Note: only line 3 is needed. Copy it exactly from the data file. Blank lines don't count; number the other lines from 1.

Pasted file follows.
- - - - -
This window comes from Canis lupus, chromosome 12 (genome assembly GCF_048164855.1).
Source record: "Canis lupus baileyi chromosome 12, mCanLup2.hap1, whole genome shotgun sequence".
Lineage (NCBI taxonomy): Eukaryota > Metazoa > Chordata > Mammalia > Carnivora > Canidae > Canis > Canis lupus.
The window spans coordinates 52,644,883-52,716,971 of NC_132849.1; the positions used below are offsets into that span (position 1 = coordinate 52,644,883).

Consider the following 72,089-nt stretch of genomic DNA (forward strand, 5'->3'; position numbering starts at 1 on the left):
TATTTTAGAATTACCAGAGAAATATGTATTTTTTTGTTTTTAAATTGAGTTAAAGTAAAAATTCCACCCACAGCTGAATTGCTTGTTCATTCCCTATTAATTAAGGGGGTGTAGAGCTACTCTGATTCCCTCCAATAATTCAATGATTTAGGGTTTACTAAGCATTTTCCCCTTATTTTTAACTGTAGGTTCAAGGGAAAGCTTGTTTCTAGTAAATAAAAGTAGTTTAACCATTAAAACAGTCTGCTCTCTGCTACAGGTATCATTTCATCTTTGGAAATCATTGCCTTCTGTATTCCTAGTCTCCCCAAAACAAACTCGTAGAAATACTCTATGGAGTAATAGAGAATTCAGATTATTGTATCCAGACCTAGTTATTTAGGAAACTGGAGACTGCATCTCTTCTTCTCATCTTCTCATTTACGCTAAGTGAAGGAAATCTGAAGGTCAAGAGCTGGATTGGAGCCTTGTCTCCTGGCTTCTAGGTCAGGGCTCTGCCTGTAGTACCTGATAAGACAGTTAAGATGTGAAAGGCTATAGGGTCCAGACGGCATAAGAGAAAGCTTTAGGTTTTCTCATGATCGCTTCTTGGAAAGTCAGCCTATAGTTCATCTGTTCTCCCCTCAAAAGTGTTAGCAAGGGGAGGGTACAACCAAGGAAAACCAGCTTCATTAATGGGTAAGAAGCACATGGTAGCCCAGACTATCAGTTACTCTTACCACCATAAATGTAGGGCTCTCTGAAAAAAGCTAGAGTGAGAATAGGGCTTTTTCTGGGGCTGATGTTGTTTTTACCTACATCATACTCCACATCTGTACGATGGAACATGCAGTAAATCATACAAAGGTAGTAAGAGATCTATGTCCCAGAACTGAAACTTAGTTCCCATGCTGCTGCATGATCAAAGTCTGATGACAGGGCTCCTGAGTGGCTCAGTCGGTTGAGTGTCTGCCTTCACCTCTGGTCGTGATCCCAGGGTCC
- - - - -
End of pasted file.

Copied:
Lineage (NCBI taxonomy): Eukaryota > Metazoa > Chordata > Mammalia > Carnivora > Canidae > Canis > Canis lupus.